Hear it! Hear it, you who are defeated by carnal dispositions and affections! Hear it, you who are having inward conflict between the flesh and Spirit! Hear it, all you who are living below the enjoyment of the Spirit-filled life! Hear it, all you who are struggling with impurities deep in your nature! Hear it, all you who are not fully devoted to God! The living, reigning, all glorious, all powerful Christ is able to sanctify. He who suffered without the gate, lives to do a spiritual work within your hearts that will cleanse you from all sin, that will bring you into a place of full devotedness to God, that will sanctify you wholly.

Doubt it if you will; He is able still to sanctify the people with His own blood. There are not enough devils in hell, there are not enough skeptics on earth; there are not enough holiness opposers in the church to diminish in any manner His power to sanctify the people. Reject it, if you will, but the provision remains unchanged. Spurn it and live on in your inner struggle, that struggle between the flesh and the Spirit, but your act alters not Calvary ’s provision; rather it brings you under the condemnation of a rejecter of Christ’s offer of full salvation. Ignore it, live on in your prejudice toward this mighty truth and glorious experience; still in clear, convincing words the message of God rings out: “Wherefore Jesus also, that he might sanctify the people with his own blood, suffered without the gate.”

Let us note further . . .

Chapter 4



“Let us go forth therefore unto him without the camp, bearing his reproach.”


The writer makes a great appeal to all to whom this truth is given, an appeal to go to Him outside the realm of human effort, beyond its bounds of cultural and refining influences, without the camp of the very highest of human attainments in discipline and effort for self improvement—Go to Him, the lonely Sufferer—to Jesus, who suffered without the gate that He might sanctify the people with His own blood.

Here is an appeal based upon a deep human need—the great need of all Christians to be sanctified by the blood of Christ. What Christian has not been conscious of an inner struggle between the flesh and the Spirit? Who has not felt within a condition which was not satisfying to his own heart and likewise not glorifying to God? Who has not been condemned by the keenness of a sense of impurities within his heart, of the presence of carnal dispositions and affections, which he instinctively abhors and against which he continually struggles? How oft has he cried for deliverance from this distressing heart condition. The appeal of this text comes to you, Go forth therefore to Him outside the camp—to Jesus who suffered that He might sanctify you with His own blood.

Here is an appeal made by the crucified Christ, He who suffered without the gate that He might sanctify the people with His own blood. With nail scarred hand outstretched to His children He calls them to separate themselves from everything which may interfere with their being fully devoted to Him, and to go to Him outside the camp. Do you not hear His appeal now? You who are forgiven by His blood; you who are brought nigh to God through the blood of Christ; you who are enjoying the blood-bought privileges of sons of God. Hear Him! He calls you to holiness! He calls you to come to Himself outside the gate, out where He died as a lonely Sufferer that He might sanctify you with His own blood. There is no true sanctification without going to Him outside the camp in full consecration and death to all that is carnal and unclean within the heart.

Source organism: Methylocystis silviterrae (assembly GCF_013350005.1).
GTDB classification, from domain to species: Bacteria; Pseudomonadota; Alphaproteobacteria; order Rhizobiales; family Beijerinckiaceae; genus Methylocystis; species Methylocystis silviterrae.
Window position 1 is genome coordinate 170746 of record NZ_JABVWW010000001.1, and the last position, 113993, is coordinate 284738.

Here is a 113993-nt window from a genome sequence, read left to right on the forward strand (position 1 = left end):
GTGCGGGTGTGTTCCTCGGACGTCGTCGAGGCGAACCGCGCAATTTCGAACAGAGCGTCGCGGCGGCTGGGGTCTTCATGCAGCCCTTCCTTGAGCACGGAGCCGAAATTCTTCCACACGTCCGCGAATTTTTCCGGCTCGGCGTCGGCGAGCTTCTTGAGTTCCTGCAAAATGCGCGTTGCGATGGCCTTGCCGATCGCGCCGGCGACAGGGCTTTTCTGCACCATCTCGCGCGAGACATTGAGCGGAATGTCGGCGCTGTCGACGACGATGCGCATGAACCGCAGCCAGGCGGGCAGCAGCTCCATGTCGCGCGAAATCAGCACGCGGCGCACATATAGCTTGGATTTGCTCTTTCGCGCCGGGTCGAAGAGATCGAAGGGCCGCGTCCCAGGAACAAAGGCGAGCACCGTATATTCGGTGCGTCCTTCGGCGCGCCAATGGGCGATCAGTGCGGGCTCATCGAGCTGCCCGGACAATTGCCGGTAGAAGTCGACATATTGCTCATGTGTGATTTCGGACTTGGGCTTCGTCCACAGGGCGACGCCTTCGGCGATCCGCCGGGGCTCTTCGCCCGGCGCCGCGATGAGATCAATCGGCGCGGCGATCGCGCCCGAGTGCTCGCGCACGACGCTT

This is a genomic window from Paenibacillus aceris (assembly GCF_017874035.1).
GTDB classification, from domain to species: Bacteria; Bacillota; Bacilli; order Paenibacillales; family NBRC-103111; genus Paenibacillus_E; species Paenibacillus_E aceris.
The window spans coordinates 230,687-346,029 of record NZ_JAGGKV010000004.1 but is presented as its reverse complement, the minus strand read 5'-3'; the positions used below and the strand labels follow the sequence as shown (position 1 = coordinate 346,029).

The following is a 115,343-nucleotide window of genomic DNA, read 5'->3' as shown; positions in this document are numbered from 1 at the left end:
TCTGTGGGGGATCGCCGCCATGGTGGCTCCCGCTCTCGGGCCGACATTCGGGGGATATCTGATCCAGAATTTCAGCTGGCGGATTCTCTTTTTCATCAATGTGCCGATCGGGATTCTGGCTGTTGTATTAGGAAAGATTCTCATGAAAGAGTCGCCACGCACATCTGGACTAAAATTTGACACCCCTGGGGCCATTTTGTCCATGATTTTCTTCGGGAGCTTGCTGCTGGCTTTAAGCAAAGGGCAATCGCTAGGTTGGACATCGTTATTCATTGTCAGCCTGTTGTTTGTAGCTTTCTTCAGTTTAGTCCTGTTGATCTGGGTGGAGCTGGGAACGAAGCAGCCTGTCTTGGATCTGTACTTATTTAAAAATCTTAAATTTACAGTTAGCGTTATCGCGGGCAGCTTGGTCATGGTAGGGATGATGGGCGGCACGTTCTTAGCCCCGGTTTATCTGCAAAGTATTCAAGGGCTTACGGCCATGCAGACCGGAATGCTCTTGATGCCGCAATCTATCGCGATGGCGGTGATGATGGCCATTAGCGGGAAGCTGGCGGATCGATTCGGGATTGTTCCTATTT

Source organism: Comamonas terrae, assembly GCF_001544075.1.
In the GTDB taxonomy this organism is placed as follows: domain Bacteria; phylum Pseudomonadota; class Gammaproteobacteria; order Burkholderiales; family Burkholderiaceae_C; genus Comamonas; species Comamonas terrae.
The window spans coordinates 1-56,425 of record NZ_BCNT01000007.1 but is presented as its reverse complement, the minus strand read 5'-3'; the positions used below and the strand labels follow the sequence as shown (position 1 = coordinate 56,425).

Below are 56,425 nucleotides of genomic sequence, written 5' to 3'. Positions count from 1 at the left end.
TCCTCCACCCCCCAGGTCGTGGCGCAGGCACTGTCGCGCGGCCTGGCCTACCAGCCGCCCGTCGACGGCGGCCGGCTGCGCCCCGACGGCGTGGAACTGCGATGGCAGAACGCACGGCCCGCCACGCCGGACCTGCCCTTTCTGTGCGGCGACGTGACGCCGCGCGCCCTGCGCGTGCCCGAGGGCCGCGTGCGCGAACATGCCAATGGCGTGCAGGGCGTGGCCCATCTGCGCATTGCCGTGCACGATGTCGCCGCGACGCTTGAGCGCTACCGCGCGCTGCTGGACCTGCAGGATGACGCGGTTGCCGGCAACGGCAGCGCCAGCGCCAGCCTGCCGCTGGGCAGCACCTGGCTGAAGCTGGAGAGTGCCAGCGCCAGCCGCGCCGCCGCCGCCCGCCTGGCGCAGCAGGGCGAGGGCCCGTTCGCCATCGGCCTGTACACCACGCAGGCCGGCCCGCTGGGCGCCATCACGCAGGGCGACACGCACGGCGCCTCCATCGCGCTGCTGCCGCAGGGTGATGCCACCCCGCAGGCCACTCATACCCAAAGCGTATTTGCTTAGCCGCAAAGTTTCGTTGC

Here is an appeal to a deeper heart union with Christ: “Let us go forth therefore unto him without the camp.” Let us go forth outside the camp? No! No! Mere separation is not sufficient. Let us go forth unto Him—unto Jesus who suffered that He might sanctify us with His own blood. Nothing less than Christ Himself will satisfy the deepest longings of the heart. No one but Christ can bring us into a state of true heart blessedness; nothing short of a vital heart union with Him will bring us into true devotedness to God. There is no sanctification without the conscious presence of the Sanctifier within the soul.

This is a vital union with Him in blessedness and victory—a union in which we bear His reproach. But to the heart which is truly devoted to God, to the person who is fully sanctified, the reproaches of Christ are counted greater riches than the treasures of this old world.

Why should we hesitate? Why do we withhold and fail to go to Him outside the gate where He might sanctify us with His own precious blood? For our sakes He sanctified Himself—He suffered without the gate, that we may be sanctified by His own blood. Go to Him. Rather, come to Him. Come to Him now!

He is waiting to purify your heart, to destroy the old nature of sin within your being, to sanctify you wholly. He is waiting to pour His Spirit upon you as definitely as the Holy Spirit was poured out in His fullness upon the waiting group of believers at Pentecost. To give you His power for your weakness, His strength for your feebleness, His grace for your every need. To give you His purity for the pollution of your nature. He longs to pour His love into your heart, and all His sweetness into your sensitive spirit; to calm your anxieties, to deepen your blessedness, to expand everything that is good in you, to be a stay to you in the midst of the uncertain conditions of life, and a Light in the face of the gathering darkness of sin about you.

Come to Him without the camp; there He will sanctify you with His own blood! Come to Him now!